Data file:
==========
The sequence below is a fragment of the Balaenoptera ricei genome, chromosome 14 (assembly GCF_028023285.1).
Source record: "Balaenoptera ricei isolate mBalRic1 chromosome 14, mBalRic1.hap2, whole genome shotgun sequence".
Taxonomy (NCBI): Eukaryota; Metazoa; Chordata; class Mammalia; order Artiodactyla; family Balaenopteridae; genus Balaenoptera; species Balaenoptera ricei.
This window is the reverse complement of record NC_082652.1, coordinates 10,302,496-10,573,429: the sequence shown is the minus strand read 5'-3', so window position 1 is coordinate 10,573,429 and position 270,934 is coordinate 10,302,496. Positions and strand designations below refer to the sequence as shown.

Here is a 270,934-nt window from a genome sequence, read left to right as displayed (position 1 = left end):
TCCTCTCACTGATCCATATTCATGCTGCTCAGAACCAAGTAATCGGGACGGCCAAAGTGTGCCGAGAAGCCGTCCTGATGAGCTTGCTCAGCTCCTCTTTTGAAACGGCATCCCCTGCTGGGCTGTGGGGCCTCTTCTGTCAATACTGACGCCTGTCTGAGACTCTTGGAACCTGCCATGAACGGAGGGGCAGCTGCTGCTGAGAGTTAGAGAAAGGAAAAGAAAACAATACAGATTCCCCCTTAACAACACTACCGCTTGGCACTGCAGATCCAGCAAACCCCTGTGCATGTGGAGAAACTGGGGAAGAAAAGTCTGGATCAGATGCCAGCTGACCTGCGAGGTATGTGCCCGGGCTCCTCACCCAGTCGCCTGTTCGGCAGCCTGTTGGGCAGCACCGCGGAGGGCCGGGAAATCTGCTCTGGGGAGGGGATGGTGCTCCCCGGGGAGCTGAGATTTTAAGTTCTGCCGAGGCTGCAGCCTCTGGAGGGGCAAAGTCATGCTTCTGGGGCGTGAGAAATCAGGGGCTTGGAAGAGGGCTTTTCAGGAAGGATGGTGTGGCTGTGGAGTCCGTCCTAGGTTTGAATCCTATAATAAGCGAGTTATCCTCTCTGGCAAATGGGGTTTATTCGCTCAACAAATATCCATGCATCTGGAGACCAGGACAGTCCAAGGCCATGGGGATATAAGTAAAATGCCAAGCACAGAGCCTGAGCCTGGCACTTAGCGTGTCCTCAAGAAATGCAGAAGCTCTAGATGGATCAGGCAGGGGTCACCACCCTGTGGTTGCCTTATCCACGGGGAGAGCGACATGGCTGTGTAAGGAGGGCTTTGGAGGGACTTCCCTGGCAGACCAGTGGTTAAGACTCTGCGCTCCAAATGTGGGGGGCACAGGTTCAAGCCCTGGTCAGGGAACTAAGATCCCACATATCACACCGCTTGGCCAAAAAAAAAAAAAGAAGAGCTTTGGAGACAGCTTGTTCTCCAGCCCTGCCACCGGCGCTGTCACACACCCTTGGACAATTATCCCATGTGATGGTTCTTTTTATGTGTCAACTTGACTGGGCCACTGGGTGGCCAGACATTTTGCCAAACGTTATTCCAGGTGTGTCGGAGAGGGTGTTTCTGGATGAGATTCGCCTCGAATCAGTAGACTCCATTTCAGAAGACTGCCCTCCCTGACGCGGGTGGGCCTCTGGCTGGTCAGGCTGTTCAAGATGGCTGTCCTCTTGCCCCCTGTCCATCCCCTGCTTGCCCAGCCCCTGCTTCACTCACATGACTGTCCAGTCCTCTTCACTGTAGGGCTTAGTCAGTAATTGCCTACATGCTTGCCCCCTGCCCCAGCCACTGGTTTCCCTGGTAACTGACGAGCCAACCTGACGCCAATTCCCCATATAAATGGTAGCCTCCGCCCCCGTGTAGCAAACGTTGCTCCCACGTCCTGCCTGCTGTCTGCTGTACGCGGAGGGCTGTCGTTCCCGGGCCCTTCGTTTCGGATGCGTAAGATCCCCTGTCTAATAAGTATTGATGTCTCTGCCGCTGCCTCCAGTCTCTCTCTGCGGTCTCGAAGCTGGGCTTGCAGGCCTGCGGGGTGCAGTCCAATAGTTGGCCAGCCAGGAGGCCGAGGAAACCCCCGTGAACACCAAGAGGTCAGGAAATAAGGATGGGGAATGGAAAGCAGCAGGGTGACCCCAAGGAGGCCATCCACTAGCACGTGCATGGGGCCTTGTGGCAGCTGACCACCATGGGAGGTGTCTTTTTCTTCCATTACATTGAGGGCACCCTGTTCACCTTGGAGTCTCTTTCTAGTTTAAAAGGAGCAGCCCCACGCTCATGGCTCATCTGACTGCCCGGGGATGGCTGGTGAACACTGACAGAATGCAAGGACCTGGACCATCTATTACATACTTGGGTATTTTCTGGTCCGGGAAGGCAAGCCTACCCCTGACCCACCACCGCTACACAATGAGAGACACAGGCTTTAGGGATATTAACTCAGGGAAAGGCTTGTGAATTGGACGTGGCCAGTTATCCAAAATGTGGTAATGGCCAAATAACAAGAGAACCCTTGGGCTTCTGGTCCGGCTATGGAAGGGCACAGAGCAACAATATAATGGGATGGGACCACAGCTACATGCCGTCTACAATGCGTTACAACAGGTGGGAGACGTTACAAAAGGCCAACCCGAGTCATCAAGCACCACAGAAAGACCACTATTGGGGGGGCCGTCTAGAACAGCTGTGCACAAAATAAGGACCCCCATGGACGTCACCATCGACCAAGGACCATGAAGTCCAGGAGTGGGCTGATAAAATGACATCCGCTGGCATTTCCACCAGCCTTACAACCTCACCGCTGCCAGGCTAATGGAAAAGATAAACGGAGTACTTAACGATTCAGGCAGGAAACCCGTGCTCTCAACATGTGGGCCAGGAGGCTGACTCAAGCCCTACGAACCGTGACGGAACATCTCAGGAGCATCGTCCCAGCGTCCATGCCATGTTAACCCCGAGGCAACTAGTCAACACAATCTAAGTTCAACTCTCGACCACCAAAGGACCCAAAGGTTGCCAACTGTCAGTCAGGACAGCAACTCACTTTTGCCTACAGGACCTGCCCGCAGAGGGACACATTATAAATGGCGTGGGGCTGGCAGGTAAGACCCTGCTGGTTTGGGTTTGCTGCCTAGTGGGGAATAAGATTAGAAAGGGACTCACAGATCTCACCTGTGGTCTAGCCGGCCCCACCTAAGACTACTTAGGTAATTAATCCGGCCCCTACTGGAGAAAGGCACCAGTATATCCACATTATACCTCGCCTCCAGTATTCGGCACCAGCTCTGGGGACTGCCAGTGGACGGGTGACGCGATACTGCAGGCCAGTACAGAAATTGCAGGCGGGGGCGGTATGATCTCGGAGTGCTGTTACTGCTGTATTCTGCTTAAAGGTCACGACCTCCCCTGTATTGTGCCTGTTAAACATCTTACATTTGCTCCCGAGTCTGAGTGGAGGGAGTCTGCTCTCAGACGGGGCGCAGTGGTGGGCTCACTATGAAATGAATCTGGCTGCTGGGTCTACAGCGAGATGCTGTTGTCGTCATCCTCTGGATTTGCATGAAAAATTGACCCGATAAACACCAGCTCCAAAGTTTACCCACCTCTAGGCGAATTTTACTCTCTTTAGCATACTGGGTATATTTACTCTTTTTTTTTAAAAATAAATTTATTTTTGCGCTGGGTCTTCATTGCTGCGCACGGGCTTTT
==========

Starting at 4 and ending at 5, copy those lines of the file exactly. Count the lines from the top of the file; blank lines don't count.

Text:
This window is the reverse complement of record NC_082652.1, coordinates 10,302,496-10,573,429: the sequence shown is the minus strand read 5'-3', so window position 1 is coordinate 10,573,429 and position 270,934 is coordinate 10,302,496. Positions and strand designations below refer to the sequence as shown.

Here is a 270,934-nt window from a genome sequence, read left to right as displayed (position 1 = left end):